Safety Considerations for Remote Workers
August 29, 2019 | Juli Jenkins, SCLA
Thanks to technology, working remotely has become a more accessible and more plausible option for employees everywhere. With more companies offering work from home policies, it’s crucial for employers to be aware of the unanticipated risks and be ready to address them.
Keeping employees who work remotely safe is a difficult challenge since they are not in a controlled work environment. OSHA will not do home safety inspections; however, the agency maintains employers are responsible for safe working conditions regardless of location. Because employers are responsible for worker safety, injuries that occur while working off-site will likely fall under workers’ compensation.
Despite the challenges, getting everyone involved, and providing the necessary tools, training and support will go a long way toward improving the chances of implementing a successful safety program for employees working remotely.
Remote employees face a variety of safety risks. To prevent accidents and injuries, these employees should understand their employer’s safety goals and requirements. Employers should have a policy for remote workers and review it regularly.
- A remote worker policy should cover eligibility, safety, equipment and security.
- All remote workers should sign an agreement acknowledging receipt of the policy and their understanding of their responsibilities.
- Provide safety training and resources, such as a safety checklist.
- A lot of the risks of working remotely come from employees working in an unsafe space. Create workspace specifications, and help employees set up a safe workspace that adheres to the specifications.
- With the increasing cyber risk, consider equipment and security needs. Will the company provide equipment or will employees be using their own equipment? Are technology safety protocols in place?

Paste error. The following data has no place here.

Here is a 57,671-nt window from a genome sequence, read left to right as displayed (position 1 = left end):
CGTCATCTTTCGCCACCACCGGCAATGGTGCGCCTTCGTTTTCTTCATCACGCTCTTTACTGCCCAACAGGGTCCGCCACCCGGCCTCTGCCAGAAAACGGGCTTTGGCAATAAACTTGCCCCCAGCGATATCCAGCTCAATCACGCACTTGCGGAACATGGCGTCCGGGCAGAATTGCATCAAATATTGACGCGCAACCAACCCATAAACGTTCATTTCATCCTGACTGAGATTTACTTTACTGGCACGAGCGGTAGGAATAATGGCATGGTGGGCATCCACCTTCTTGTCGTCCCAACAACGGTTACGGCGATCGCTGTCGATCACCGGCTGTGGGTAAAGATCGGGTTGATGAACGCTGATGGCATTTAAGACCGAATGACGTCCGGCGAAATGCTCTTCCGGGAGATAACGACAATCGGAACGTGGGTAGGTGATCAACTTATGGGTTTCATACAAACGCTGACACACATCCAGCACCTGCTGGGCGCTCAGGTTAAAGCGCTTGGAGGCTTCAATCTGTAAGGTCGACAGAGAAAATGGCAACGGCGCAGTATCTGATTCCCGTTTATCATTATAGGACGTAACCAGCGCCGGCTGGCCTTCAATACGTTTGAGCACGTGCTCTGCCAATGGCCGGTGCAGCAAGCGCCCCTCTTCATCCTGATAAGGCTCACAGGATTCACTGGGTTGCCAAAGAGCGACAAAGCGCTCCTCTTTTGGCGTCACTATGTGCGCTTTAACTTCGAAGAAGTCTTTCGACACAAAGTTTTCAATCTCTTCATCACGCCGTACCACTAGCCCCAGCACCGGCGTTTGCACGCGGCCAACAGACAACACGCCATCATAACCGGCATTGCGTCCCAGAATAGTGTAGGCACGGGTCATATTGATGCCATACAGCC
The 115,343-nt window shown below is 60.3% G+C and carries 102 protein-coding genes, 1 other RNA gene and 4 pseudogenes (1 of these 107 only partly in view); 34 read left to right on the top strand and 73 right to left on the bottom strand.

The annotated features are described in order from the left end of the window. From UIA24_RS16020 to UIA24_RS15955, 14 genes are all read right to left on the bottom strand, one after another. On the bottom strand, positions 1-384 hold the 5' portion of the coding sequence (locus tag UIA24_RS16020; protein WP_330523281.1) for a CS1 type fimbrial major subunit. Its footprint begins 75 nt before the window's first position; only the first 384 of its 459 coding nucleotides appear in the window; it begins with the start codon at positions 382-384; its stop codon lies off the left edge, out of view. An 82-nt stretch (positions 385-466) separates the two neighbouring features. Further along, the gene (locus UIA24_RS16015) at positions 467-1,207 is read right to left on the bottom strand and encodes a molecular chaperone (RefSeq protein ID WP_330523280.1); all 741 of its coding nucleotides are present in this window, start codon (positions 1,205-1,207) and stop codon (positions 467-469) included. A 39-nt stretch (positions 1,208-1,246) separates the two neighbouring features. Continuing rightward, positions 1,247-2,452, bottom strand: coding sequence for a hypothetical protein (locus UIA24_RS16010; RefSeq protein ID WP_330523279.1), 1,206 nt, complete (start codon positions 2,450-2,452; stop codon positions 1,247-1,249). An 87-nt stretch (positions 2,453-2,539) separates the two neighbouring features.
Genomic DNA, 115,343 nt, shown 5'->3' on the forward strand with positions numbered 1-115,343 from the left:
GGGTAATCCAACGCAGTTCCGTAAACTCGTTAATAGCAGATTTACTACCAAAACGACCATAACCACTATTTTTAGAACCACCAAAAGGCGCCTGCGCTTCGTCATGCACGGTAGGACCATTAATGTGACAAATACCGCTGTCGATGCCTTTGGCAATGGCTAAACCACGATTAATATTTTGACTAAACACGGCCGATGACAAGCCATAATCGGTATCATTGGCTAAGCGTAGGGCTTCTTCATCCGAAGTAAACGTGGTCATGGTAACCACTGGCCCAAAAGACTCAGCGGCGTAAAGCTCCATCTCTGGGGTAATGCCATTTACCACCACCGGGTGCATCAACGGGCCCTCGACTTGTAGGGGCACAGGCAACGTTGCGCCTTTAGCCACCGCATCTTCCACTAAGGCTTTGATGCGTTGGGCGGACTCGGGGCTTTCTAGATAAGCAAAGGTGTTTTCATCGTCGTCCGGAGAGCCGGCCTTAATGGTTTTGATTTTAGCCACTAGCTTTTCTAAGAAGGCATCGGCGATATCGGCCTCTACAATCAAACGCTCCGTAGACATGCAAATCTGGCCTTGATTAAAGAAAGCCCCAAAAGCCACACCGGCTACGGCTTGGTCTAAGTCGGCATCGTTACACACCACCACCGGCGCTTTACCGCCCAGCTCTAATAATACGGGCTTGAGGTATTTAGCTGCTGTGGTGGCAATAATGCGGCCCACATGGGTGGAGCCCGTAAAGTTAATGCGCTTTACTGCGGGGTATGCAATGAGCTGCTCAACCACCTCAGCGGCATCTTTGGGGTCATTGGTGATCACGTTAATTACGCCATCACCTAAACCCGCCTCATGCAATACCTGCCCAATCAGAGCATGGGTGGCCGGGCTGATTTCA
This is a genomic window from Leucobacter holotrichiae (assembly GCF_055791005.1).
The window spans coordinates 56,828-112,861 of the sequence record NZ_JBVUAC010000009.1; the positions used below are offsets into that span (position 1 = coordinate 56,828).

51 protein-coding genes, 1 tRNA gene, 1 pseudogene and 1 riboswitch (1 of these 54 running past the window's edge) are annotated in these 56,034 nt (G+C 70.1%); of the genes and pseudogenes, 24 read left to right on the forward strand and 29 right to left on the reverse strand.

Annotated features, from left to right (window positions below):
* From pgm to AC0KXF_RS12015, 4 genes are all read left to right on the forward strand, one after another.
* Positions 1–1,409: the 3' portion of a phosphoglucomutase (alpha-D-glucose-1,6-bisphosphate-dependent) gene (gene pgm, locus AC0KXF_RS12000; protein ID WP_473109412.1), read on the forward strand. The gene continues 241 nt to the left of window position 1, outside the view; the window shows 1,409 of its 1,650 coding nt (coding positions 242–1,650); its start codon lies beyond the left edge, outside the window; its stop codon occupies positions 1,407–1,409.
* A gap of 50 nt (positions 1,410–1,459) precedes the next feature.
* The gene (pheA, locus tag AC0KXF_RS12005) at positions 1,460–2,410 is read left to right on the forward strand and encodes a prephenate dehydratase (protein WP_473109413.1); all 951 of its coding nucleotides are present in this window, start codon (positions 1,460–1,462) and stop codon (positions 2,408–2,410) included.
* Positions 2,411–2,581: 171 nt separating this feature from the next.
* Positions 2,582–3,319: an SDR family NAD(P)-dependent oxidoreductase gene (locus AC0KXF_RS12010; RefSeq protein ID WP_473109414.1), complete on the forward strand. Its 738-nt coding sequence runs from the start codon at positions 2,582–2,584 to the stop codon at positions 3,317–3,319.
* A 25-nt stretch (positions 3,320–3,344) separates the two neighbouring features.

- Make it clear that computer security issues are monitored.
- Stay in frequent contact with employees and follow up regularly to ensure safety compliance.
- Conduct an insurance review to make sure that all contingencies are covered—including business travel incidents.
Get Employees Involved
The most effective way to improve remote worker safety is to involve employees. Employees who currently work remotely have valuable knowledge and experience that can help shape the company’s work from home policy. These employees can help determine what is needed to prevent injuries, regardless of where the work is performed.
Providing ways for employees to become involved in hazard identification and assessment, training and program evaluation is a smart investment of time and money. And it can pay off in cost reduction and injury prevention.
Working hours should be spent in a comfortable, safe and efficient environment. When creating workspace specifications, it’s important to identify and eliminate risks. An optimal setup includes:
- A quiet, distraction-free space.
- Proper lighting to reduce eye strain and see work surfaces.
- Proper ergonomics are essential for maintaining alignment and preventing muscle fatigue. Chairs should be comfortable and supportive, computer monitors should be at eye level, and work surfaces should be organized for easy access to supplies.
- An internet and phone connection that is adequate for the work.
- Awareness of electrical and fire hazards.
- Regular break and attendance schedules should be adhered to.
Incorporating good risk management strategies into company workspace specifications can minimize risk. It can also help employees understand safety risks so they can practice the right prevention strategies.
Remote work policies offer many benefits to both the employee and the employer; however, it may also increase the potential workers’ compensation risk. Without proper safety training and ongoing communication, the initiative may result in accidents, incidents and injuries. Make sure you are navigating through it correctly and safely, creating clear guidelines to keep your employees safe and the company protected.